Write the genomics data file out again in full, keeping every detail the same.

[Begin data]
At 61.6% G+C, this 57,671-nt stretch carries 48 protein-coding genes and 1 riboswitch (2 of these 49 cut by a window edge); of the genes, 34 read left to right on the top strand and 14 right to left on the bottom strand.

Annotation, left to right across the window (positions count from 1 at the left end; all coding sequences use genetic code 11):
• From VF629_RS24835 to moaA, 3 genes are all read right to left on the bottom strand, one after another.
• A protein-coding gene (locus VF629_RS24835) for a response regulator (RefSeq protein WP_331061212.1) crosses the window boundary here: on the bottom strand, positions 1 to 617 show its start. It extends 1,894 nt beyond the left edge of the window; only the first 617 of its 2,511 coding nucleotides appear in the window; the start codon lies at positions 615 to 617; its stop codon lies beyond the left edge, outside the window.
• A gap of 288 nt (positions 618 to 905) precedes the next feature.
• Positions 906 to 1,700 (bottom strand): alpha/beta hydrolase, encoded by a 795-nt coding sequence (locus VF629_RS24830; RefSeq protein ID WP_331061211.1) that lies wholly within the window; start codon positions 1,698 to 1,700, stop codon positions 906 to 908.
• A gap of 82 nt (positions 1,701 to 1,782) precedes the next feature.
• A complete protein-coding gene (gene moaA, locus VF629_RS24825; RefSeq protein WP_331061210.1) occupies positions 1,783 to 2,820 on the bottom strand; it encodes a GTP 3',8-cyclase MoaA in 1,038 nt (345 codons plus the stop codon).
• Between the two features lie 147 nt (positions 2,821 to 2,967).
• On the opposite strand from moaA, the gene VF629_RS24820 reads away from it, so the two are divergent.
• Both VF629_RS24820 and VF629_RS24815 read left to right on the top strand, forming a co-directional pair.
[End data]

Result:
At 61.6% G+C, this 57,671-nt stretch carries 48 protein-coding genes and 1 riboswitch (2 of these 49 cut by a window edge); of the genes, 34 read left to right on the top strand and 14 right to left on the bottom strand.

Annotation, left to right across the window (positions count from 1 at the left end; all coding sequences use genetic code 11):
• From VF629_RS24835 to moaA, 3 genes are all read right to left on the bottom strand, one after another.
• A protein-coding gene (locus VF629_RS24835) for a response regulator (RefSeq protein WP_331061212.1) crosses the window boundary here: on the bottom strand, positions 1 to 617 show its start. It extends 1,894 nt beyond the left edge of the window; only the first 617 of its 2,511 coding nucleotides appear in the window; the start codon lies at positions 615 to 617; its stop codon lies beyond the left edge, outside the window.
• A gap of 288 nt (positions 618 to 905) precedes the next feature.
• Positions 906 to 1,700 (bottom strand): alpha/beta hydrolase, encoded by a 795-nt coding sequence (locus VF629_RS24830; RefSeq protein ID WP_331061211.1) that lies wholly within the window; start codon positions 1,698 to 1,700, stop codon positions 906 to 908.
• A gap of 82 nt (positions 1,701 to 1,782) precedes the next feature.
• A complete protein-coding gene (gene moaA, locus VF629_RS24825; RefSeq protein WP_331061210.1) occupies positions 1,783 to 2,820 on the bottom strand; it encodes a GTP 3',8-cyclase MoaA in 1,038 nt (345 codons plus the stop codon).
• Between the two features lie 147 nt (positions 2,821 to 2,967).
• On the opposite strand from moaA, the gene VF629_RS24820 reads away from it, so the two are divergent.
• Both VF629_RS24820 and VF629_RS24815 read left to right on the top strand, forming a co-directional pair.